Too Many Managers: Strategic Use of Titles to Avoid Overtime Payments
57 Pages Posted: 11 Jan 2021 Last revised: 2 Jan 2023
Date Written: November 16, 2020
We find widespread evidence of firms appearing to avoid paying overtime wages by exploiting a federal law that allows them to do so for employees termed as “managers” and paid a salary above a pre-defined dollar threshold. We show that listings for salaried positions with managerial titles exhibit an almost five-fold increase around the federal regulatory threshold, including the listing of managerial positions such as “Directors of First Impression,” whose jobs are otherwise equivalent to non-managerial employees (in this case, a front desk assistant). Overtime avoidance is more pronounced when firms have stronger bargaining power and employees have weaker rights. Moreover, it is more pronounced for firms with financial constraints and when there are weaker labor outside options in the region. We find stronger results for occupations in low-wage industries that are penalized more often for overtime violations. Our results suggest broad usage of overtime avoidance using job titles across locations and over time, persisting through the present day. Moreover, the wages avoided are substantial - we estimate that firms avoid roughly 13.5% in overtime expenses for each strategic “manager” hired during our sample period.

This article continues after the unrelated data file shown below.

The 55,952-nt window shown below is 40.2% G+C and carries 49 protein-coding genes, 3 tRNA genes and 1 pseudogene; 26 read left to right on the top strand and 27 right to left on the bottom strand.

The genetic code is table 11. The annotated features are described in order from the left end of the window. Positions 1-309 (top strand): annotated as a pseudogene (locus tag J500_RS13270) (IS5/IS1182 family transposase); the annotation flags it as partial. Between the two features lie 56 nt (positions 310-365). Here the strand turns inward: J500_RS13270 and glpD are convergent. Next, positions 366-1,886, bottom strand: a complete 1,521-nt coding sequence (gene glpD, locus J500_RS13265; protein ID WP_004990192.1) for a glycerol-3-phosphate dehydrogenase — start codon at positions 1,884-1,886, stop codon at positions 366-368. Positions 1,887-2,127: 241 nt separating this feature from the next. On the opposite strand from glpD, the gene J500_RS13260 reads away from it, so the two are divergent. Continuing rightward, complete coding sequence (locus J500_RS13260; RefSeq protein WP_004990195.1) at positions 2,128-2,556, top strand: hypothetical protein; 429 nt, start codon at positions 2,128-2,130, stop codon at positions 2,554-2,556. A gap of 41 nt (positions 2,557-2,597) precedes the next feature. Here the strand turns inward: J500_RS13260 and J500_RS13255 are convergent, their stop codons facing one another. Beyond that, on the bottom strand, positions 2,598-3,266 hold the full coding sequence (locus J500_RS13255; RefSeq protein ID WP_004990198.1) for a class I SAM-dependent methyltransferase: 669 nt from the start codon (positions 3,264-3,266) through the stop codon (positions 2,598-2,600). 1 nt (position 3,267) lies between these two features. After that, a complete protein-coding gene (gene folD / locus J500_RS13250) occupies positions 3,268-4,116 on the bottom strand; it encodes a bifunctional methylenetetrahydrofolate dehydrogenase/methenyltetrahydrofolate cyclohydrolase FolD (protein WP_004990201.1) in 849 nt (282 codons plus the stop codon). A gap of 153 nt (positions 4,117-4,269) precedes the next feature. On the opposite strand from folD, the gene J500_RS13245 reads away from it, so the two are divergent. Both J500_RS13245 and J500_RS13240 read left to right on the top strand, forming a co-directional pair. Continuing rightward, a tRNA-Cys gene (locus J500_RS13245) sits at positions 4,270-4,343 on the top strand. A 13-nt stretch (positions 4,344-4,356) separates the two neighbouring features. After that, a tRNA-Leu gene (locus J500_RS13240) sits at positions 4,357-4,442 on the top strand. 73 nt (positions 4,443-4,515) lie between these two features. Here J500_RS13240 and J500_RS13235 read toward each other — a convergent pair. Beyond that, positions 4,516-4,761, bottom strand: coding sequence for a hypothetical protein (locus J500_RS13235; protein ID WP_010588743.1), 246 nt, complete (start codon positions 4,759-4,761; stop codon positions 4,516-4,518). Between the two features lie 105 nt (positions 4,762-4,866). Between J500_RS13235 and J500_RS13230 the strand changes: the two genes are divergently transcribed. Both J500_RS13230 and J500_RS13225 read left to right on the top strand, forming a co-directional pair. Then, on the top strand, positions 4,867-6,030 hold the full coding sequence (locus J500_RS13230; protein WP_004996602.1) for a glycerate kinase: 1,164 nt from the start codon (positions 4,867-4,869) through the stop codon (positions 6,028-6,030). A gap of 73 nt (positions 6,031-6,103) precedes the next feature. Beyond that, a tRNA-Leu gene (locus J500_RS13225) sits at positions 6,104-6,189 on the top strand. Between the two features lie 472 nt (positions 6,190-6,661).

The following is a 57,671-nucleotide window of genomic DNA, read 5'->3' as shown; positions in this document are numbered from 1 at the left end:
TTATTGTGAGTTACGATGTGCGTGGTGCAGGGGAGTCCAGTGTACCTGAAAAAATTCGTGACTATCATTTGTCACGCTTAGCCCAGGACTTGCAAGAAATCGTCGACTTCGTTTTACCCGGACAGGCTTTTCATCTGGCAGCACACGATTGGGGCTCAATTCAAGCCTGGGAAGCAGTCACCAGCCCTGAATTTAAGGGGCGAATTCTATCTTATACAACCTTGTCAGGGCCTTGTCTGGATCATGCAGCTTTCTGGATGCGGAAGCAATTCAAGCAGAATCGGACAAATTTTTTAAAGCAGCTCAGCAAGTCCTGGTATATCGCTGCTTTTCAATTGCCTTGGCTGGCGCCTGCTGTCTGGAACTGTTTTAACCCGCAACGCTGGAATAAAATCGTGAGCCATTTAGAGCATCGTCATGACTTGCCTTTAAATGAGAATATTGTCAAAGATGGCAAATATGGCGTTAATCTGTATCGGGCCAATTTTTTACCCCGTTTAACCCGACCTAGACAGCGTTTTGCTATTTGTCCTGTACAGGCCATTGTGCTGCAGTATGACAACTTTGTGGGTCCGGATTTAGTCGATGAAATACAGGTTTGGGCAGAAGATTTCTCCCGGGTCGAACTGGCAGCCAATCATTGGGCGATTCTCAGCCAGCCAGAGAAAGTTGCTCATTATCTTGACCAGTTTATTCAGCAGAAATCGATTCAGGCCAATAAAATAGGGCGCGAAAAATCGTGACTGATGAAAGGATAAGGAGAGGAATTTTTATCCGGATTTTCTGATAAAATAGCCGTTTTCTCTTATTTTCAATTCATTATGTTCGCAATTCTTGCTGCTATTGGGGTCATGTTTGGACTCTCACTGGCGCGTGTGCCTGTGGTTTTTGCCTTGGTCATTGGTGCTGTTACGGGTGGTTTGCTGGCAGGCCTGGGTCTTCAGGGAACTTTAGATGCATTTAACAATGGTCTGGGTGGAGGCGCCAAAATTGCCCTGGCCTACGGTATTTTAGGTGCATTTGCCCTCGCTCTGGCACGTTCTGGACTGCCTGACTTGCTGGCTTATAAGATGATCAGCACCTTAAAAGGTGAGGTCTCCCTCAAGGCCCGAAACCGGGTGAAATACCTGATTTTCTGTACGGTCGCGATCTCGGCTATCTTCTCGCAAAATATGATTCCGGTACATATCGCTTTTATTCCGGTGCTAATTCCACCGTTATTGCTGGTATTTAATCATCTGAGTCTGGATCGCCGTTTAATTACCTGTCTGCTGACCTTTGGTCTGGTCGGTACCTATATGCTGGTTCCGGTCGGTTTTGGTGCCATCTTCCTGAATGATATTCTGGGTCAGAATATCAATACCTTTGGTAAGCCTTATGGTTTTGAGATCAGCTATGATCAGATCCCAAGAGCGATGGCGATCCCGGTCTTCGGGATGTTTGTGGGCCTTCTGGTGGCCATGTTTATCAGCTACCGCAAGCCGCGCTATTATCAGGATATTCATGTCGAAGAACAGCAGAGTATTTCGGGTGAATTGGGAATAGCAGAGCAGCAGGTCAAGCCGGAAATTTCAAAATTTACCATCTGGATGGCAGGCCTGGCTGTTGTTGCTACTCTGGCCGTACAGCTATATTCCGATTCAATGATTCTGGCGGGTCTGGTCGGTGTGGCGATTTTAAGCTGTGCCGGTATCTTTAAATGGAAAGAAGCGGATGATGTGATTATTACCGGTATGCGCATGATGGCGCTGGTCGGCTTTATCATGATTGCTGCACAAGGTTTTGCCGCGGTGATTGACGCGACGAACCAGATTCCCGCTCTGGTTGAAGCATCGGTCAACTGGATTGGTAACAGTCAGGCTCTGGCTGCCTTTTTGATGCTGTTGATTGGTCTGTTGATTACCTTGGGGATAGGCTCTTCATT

Keywords: Manager Titles, Overtime, Strategic Use, Firm Power
JEL Classification: M51, M54, G30, G38
Suggested Citation: Suggested Citation